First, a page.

Vinod Khosla was a co-founder of Daisy Systems and founding Chief Executive Officer of Sun Microsystems where he pioneered open systems and commercial RISC processors. Vinod serves on the boards of Ausra, eASIC, Spatial Photonics, and Xsigo. Sun was funded by Kleiner Perkins and in 1986 Vinod switched sides and joined Kleiner Perkins Caufield & Byers (KPCB). In 2004, driven by the need for flexibility and a desire to be more experimental, to fund sometimes imprudent “science experiments,” and to take on both “for profit” and for “social impact” ventures, he formed Khosla Ventures. Khosla Ventures focuses on both traditional venture capital technology investments and clean technology ventures. Social ventures include affordable housing, microfinance among others. Vinod holds a Bachelor of Technology in Electrical Engineering from the Indian Institute of Technology in New Delhi, a Master’s in Biomedical Engineering from Carnegie Mellon.
Andy Bechtolsheim, co-founder of Sun Microsystems, Inc. and employee number one, is Chief Architect and Senior Vice President for the Systems Group, and is also a member of Sun’s executive management team. In this role, Bechtolsheim drives the rapid productization of next generation network server technologies.
Bechtolsheim brings with him over 25 years of Network Computing knowledge and expertise. He was a co-founder of Sun Microsystems where he held a variety of roles including Vice President of Technology and Chief Architect of Sun’s highly successful workstation product line. He invented the “Stanford University Network workstation” that eventually became the Sun-1 Workstation and was instrumental in launching other successful Sun products, including the SparcStation 1.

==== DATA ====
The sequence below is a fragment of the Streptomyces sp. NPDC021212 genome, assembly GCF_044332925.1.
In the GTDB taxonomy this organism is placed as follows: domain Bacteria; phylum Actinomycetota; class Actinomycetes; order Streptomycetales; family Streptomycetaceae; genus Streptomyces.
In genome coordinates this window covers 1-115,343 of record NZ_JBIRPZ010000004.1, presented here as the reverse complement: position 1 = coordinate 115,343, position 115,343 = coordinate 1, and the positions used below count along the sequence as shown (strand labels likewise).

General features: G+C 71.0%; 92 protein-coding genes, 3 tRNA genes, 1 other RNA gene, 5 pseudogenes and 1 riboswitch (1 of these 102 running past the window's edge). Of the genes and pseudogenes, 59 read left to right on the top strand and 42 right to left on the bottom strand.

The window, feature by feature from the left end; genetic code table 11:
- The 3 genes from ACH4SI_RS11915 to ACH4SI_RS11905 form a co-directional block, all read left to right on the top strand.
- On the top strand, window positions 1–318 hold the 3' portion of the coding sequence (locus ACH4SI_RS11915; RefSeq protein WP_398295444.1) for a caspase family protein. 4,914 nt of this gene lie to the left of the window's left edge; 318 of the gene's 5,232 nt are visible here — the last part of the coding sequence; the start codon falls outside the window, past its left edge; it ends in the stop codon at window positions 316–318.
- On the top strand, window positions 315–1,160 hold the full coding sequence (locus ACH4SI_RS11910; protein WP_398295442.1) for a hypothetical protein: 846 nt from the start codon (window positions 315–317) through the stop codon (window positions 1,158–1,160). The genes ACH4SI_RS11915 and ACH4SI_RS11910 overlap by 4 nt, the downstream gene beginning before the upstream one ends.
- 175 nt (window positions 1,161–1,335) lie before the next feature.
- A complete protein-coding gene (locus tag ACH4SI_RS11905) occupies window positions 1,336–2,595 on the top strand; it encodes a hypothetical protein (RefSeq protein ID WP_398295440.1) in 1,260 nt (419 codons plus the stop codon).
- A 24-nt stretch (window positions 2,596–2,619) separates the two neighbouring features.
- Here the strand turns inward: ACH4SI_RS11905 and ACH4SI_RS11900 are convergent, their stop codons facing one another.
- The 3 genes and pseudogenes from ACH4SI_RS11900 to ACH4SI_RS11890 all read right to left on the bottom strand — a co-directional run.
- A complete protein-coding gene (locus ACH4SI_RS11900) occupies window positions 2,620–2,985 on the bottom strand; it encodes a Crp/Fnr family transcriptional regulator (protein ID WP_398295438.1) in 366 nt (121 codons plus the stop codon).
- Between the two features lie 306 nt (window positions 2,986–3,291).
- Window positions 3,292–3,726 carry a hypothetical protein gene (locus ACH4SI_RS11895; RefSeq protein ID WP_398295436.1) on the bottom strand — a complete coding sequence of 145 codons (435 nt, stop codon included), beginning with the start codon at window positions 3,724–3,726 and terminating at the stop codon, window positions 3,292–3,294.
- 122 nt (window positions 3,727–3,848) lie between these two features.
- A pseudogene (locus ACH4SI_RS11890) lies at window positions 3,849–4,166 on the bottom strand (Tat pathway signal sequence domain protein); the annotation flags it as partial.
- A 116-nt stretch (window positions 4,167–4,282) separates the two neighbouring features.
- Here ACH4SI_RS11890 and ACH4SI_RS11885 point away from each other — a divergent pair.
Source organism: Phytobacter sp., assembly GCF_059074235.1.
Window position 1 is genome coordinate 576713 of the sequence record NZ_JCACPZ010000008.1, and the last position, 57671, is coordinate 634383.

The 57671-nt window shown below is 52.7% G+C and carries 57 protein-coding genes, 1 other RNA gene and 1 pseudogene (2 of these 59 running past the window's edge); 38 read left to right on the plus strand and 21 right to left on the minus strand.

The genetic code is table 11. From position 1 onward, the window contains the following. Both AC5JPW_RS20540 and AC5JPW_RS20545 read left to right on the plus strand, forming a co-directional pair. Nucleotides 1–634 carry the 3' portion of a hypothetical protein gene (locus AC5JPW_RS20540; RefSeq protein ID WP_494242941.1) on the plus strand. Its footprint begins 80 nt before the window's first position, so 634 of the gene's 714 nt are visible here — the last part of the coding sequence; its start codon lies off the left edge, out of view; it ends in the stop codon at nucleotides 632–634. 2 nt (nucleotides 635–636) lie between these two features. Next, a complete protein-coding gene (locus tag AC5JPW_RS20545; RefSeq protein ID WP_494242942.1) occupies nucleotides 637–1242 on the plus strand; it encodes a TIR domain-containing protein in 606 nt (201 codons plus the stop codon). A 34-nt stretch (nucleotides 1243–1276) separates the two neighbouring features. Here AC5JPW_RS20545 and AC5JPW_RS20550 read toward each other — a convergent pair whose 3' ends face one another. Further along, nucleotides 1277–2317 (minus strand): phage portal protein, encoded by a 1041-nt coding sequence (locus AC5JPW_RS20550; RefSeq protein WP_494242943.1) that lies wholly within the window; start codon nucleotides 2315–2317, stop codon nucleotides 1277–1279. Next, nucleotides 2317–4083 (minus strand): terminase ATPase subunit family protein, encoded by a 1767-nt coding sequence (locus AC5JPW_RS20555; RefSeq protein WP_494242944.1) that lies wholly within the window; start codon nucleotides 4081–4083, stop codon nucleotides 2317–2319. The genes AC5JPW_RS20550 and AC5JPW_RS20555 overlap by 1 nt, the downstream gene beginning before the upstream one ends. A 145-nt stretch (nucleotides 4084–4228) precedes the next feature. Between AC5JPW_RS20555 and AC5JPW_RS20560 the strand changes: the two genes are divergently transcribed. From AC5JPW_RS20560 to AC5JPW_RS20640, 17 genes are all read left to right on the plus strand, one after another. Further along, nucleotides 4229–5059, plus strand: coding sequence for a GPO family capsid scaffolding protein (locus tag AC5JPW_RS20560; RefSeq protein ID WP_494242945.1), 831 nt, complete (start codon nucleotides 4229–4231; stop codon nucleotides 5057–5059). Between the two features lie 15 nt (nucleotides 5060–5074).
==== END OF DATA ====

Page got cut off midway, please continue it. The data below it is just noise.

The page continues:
Bechtolsheim left Sun in 1995 to found Granite Systems, a Gigabit Ethernet start-up company, that was acquired by Cisco Systems in 1996. Andy became Vice President of Engineering and later Vice President General Manager of Cisco’s Gigabit Systems business which developed the Catalyst 4000 family, the industry’s highest volume modular Ethernet switching platform. Bechtolsheim returned to Sun via the Kealia, Inc. acquisition, a company which he co-founded to develop advanced server technology. Bechtolsheim received a MS in computer engineering from Carnegie Mellon University in 1976 and he was a PhD student in Computer Science and Electrical Engineering at Stanford University from 1977 to 1982. He has been honored with a Fulbright scholarship, a German National Merit Foundation scholarship, the Stanford Entrepreneur Company of the year award, the Smithsonian Leadership Award for Innovation and is a member of the National Academy of Engineering.
Larry Rosenstock taught carpentry for eleven years, after law school, in urban high schools in Boston and Cambridge. He served as staff attorney for two years at the Harvard Center for Law and Education, and was a lecturer at the Harvard Graduate School of Education for five years. Larry was principal of the Rindge School of Technical Arts, and of the Cambridge Rindge and Latin School. He directed the federal New Urban High School Project, was president of the Price Charitable Fund, and is the founding principal of High Tech High in San Diego. Larry’s program, “CityWorks,” won the Ford Foundation Innovations in State and Local Government Award in 1992, and he is an Ashoka Fellow.